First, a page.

The geometry of heat shrink tubing: Part 2

To finish right, start right

In Part 1 of the geometry of heat shrink tubing, I explained the difference between the diameter of tubing and its flat width. Without repeating the reasoning here, the short answer is that you determine the flat width by taking the diameter and either dividing it by 0.637 or multiplying it by 1.571.

But once you know the correct diameter or flat width of the tubing, there are two other very important questions to answer to make sure that you start out with the right size tubing in the first place. These are:

  1. How big does it need to be to go around what it needs to?
  2. How much does it need to shrink?

Make sure it shrinks enough

One very important thing to know about heat shrink tubing is that the final size it shrinks to has to be smaller than or equal to its starting size minus 75% of the total amount it will shrink.

To put it into simpler terms, if you start with 1 inch diameter tubing with a 2:1 shrink ratio, this means that its minimum size after shrinking is 1/2 inch. This also means that the amount it shrinks is 1/2 inch.

So the largest size you can safely shrink it to is 75% of the amount it shrinks, or 3/4 inches. Multiply 3/4 by 1/2 and you get 3/8. Subtract this from the starting size of 1 (which is also 8/8) and you 5/8. This is the largest diameter you can safely shrink it to, giving a range of final size from 1/2 to 5/8ths of an inch.

The reasons for this are that it will prevent the tubing from shrinking more later as well as avoid the problem of uneven shrinking, which can alter the effectiveness of the heat shrink.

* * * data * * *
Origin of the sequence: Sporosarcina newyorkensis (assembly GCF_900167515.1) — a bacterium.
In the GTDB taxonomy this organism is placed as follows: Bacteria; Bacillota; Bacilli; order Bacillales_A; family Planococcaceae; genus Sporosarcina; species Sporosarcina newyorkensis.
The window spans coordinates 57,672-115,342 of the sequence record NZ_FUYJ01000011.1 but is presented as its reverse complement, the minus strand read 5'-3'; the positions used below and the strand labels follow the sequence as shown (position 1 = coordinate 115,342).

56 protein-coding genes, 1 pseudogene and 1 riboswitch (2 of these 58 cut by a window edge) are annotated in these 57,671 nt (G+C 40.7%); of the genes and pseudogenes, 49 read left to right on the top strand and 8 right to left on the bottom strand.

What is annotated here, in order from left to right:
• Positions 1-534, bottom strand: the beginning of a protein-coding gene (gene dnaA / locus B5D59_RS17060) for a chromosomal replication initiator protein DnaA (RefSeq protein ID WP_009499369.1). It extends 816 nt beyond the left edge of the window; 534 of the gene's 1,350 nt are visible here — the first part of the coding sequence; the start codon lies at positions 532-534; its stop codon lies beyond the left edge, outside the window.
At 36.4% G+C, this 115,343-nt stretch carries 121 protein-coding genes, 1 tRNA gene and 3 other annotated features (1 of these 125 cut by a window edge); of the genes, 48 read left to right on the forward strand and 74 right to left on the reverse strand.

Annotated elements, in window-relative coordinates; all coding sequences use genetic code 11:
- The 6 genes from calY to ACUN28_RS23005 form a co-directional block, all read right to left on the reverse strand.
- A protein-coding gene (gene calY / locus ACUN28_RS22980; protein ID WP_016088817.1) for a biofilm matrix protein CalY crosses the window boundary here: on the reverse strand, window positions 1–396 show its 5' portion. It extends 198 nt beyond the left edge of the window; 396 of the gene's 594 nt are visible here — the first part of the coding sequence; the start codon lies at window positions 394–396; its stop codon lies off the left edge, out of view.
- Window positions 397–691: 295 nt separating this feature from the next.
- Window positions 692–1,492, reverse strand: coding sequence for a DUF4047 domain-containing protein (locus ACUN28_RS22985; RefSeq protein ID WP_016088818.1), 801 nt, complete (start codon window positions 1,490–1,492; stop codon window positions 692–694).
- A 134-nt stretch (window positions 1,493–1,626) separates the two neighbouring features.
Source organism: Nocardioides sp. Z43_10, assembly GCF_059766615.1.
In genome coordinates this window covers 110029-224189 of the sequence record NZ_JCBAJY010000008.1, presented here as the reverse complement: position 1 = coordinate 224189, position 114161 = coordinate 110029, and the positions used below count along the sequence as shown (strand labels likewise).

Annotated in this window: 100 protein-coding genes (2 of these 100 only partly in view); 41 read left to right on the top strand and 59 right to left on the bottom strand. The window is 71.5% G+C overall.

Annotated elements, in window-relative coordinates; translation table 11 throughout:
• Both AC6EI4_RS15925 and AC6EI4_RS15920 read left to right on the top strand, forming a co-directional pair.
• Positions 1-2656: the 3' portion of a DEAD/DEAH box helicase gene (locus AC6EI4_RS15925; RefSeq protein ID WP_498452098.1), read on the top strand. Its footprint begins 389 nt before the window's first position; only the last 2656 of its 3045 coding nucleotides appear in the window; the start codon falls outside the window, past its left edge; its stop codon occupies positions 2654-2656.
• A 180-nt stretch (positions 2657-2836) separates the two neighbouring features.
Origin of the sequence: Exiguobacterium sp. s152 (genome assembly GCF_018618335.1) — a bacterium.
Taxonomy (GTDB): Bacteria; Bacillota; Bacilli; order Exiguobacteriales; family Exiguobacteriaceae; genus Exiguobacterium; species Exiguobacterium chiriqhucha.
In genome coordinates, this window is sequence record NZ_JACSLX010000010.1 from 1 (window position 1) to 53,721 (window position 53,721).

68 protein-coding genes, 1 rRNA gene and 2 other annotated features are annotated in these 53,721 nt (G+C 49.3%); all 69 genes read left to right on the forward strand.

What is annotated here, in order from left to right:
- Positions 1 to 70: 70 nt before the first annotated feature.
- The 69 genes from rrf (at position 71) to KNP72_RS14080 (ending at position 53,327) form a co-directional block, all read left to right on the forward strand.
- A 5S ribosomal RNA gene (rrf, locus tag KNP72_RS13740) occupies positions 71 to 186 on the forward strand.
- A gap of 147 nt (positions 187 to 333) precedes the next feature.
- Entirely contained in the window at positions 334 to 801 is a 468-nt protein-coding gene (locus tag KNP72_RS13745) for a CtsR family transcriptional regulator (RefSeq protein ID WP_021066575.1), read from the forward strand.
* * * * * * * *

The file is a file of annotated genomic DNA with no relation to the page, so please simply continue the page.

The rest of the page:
This rule is even more important if you’re using adhesive lined tubing.

One size does not fit all

The most important part of any heat shrink project is making sure you start with the right pre-shrunk size in order to obtain the optimum results once you’re finished. To do this, you have to start at the end and work backwards.

In other words, the important measurement is how small the heat shrink tubing is going to be once you’ve applied the heat to it.

Unfortunately, there’s not a simple formula to plug in a number and get the right size. However, we can give you a guide. Find the final size you need, then see where it falls in the first two columns in the table below. The tubing size you want is in the right hand column.

2:1 Ratio

Wire Size 

(inches)

FROM

Wire Size

(inches)

TO

Recommended

Tubing

Size

1/16 1/16 3/32
1/8 1/8 3/16
3/16 1/4 3/8
5/16 5/16 1/2
3/8 3/8 5/8
7/16 1/2 3/4
9/16 5/8 1
11/16 13/16 1 1/4
7/8 1 1 1/2
1 1/16 1 5/16 2
1 3/8 2 3
2 2 5/8 4

3:1 Ratio

Wire Size 

(inches)

FROM

Wire Size

(inches)

TO

Recommended

Tubing

Size

1/16 1/16 3/16
1/8 1/8 3/8
3/16 3/16 1/2
1/4 5/16 3/4
3/8 7/16 1
1/2 5/8 1 1/2
11/16 7/8 2